(Photo: NAT STOCKLEY)
Burn City Test Kitchen, 31A Venron Street, South Kingsville. Phone: 9043 9554 (open days after noon)
Burn City Smokers has been one of the hotter and more well-known names on the Melbourne barbecue scene for quite a while.
But that has been based on activities of the festival and catering variety.
Now Burn City has a bricks-and-mortar thing going.
Open for a few weeks is the shop front of the Vernon Street kitchen they’ve been using for a year or so.
Replacing an Asian eatery, the place is done out in a way that manages to be both cozy and hipster spartan.
It’s early days here.
We’re told menus proper are on the way, but in the meantime a prominently displayed blackboard does menu service.
It’s not a full menu and the outfit’s website (here) warns the food line-up will be changing regularly.
See the list from which our Friday night meal was chosen below.
As well, the hours are limited – Friday dinner, Saturday lunch and dinner, and Sunday lunch and late lunch.
Despite all these provisos, the place seems to have made many friends.
Nat and I see plenty of Uber bags and other takeaways going out the door, and the locals with whom we share the communal table at the front are enthusiastic.
As are those we chat to at an outdoor table as we’re on our way home.
Do we share their enthusiasm?
There’s a couple of mis-steps in our meal, but nothing that diminishes our happiness at the prospect of returning – especially as this is an evolving situation.
A side of fries ($7) is fine, though I wish they’d been hotter.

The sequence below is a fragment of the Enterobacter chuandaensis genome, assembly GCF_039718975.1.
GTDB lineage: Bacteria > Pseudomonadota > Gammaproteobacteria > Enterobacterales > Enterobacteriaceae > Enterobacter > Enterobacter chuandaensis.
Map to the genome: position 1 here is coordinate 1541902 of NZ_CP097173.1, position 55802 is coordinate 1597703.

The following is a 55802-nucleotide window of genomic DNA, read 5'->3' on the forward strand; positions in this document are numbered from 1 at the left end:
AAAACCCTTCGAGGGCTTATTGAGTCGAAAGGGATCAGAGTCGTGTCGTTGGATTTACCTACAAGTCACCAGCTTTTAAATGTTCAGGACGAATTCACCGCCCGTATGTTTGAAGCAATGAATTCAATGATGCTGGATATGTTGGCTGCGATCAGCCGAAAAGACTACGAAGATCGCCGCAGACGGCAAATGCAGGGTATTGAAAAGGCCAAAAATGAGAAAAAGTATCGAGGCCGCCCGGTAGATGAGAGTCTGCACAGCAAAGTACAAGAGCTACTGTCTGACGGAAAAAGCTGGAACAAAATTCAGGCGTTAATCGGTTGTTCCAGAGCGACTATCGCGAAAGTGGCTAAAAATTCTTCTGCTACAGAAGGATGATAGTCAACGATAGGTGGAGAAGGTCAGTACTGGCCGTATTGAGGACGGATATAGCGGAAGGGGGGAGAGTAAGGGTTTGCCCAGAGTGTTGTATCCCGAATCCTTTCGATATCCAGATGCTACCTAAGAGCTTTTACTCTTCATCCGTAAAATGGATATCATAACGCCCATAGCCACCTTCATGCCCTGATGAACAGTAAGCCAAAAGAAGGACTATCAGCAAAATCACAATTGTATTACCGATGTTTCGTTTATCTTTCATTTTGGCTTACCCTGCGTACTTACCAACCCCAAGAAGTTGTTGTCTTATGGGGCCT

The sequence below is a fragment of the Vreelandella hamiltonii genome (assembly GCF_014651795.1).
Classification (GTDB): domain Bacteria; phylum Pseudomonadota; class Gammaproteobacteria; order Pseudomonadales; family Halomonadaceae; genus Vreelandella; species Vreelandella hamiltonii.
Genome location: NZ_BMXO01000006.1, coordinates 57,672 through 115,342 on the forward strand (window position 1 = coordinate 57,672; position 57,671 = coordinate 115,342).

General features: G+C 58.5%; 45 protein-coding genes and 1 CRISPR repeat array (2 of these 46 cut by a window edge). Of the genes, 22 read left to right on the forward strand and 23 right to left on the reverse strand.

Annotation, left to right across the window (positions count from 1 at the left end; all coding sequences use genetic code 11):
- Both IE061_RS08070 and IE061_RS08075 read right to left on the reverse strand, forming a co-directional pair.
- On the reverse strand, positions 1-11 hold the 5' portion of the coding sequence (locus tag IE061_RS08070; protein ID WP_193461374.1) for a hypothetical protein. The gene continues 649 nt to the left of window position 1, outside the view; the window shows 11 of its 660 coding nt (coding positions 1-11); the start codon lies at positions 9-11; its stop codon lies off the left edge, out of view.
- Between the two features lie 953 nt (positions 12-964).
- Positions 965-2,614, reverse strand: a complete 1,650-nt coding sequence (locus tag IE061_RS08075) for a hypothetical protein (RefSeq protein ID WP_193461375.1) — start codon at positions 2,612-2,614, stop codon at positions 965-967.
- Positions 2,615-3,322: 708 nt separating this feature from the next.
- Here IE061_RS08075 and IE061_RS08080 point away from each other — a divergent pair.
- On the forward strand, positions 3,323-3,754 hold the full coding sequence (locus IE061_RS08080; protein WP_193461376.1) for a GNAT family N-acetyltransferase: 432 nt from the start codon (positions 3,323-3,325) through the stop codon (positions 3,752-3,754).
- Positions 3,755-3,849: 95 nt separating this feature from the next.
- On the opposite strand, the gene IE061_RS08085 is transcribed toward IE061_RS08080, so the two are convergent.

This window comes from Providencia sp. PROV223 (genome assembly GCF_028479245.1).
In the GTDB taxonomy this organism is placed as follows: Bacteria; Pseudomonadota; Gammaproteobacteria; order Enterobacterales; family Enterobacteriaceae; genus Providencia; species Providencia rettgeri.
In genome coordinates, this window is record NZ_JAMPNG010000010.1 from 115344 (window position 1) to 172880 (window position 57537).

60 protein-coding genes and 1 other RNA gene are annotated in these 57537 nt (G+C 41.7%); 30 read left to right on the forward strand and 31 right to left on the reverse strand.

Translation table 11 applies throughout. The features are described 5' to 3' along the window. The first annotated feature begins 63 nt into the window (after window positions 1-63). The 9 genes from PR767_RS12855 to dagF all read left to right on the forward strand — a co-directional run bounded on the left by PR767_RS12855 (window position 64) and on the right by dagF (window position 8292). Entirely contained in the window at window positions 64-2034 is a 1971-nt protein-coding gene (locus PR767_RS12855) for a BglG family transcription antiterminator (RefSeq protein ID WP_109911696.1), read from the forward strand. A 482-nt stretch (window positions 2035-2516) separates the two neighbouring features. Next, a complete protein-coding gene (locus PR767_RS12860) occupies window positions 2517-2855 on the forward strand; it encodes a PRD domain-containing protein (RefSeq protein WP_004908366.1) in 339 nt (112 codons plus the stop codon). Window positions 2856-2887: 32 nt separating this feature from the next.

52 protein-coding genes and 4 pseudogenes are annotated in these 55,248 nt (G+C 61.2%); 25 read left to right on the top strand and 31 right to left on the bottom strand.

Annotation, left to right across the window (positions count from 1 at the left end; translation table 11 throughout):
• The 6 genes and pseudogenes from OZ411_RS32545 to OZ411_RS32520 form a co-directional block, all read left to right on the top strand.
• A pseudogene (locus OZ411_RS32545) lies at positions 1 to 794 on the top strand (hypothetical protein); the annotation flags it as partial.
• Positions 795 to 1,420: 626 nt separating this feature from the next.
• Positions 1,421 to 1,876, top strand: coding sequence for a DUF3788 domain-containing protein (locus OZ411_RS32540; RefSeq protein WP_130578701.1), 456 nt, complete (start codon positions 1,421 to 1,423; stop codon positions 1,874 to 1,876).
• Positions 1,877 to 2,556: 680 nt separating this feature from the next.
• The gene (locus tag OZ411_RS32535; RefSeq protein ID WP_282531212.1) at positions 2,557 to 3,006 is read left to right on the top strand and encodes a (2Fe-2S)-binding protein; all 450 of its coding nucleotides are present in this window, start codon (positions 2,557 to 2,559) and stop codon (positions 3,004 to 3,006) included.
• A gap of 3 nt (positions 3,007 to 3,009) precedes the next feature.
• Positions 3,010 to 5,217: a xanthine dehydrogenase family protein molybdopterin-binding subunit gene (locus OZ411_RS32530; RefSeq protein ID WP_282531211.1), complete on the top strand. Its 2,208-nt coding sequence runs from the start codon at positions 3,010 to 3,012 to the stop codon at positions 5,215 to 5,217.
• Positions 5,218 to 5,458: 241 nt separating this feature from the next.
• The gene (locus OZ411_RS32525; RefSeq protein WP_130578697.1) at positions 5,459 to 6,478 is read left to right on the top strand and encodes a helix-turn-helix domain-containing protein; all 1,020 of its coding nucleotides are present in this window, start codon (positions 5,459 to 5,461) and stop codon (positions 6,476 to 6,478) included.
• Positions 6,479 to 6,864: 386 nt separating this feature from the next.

A salad of broccoli, almonds, pickled red onion, chilli and garlic ($7) is a great idea, but the sum is less than the parts.
Largely this is because it doesn’t really come together as cohesive whole and the broccoli florets are too big and undercooked, for my taste anyway.
Chicken and potato salad ($18) is good – I like what I eat a lot, though I don’t think Nat is as impressed.
The smoked chook – even the breast – is moist and very good, while the seeded mustard-dressed potatoes are fine.
Truth is, though, our chicken dish has been ordered merely for diversity purposes with a story to write.
Had we been left to our own, non-blogging devices, we both would’ve ordered the beef short rib ($25, top photo).
This is, on the list from we’ve been working, the sole, really heavyweight barbecue offering – aside from the “in bread”, cheaper sandwiches.
And it’s a doozy.
The “12hr smoked beef rib” is crusty, musty, salty and delicious, the meat tender and excellent.
Accompanying, a bit unusually, are honey carrots.
I love them, even though they, a bit like the earlier broccoli, are tad too much on the al dente side.
For what’s it worth, the “in bread” efforts we see going by look very worthy of exploration.
As do the baked pasta and bangers and mash being enjoyed by the friendly locals at our table.
Yes, it’s licensed.
Nat describes the wine list as concise, considered and put together with assistance by someone with some knowledge.
I really wish that some of these local joints would also allow BYO wine. It rings alarm bells with me to know that “someone with some knowledge” helped put together the wine list.
All too often these sorts of places have exceedingly mediocre lists with silly price tags or totally obscure labels with even sillier price tags to impress the dudes and hipsters.